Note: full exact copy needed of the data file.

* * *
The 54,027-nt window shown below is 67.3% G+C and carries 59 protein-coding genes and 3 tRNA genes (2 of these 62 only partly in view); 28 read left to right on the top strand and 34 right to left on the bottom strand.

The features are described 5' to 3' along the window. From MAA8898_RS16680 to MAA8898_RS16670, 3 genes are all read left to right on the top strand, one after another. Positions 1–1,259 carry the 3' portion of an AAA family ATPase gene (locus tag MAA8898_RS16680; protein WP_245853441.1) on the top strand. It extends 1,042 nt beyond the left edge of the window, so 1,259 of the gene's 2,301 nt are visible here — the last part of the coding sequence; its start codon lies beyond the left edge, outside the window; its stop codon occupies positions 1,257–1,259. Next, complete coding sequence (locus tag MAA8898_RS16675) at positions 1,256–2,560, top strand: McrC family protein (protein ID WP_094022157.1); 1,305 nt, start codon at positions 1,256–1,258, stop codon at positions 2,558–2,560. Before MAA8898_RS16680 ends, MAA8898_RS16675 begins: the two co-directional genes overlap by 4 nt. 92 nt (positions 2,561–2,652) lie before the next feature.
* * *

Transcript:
The 54,027-nt window shown below is 67.3% G+C and carries 59 protein-coding genes and 3 tRNA genes (2 of these 62 only partly in view); 28 read left to right on the top strand and 34 right to left on the bottom strand.

The features are described 5' to 3' along the window. From MAA8898_RS16680 to MAA8898_RS16670, 3 genes are all read left to right on the top strand, one after another. Positions 1–1,259 carry the 3' portion of an AAA family ATPase gene (locus tag MAA8898_RS16680; protein WP_245853441.1) on the top strand. It extends 1,042 nt beyond the left edge of the window, so 1,259 of the gene's 2,301 nt are visible here — the last part of the coding sequence; its start codon lies beyond the left edge, outside the window; its stop codon occupies positions 1,257–1,259. Next, complete coding sequence (locus tag MAA8898_RS16675) at positions 1,256–2,560, top strand: McrC family protein (protein ID WP_094022157.1); 1,305 nt, start codon at positions 1,256–1,258, stop codon at positions 2,558–2,560. Before MAA8898_RS16680 ends, MAA8898_RS16675 begins: the two co-directional genes overlap by 4 nt. 92 nt (positions 2,561–2,652) lie before the next feature.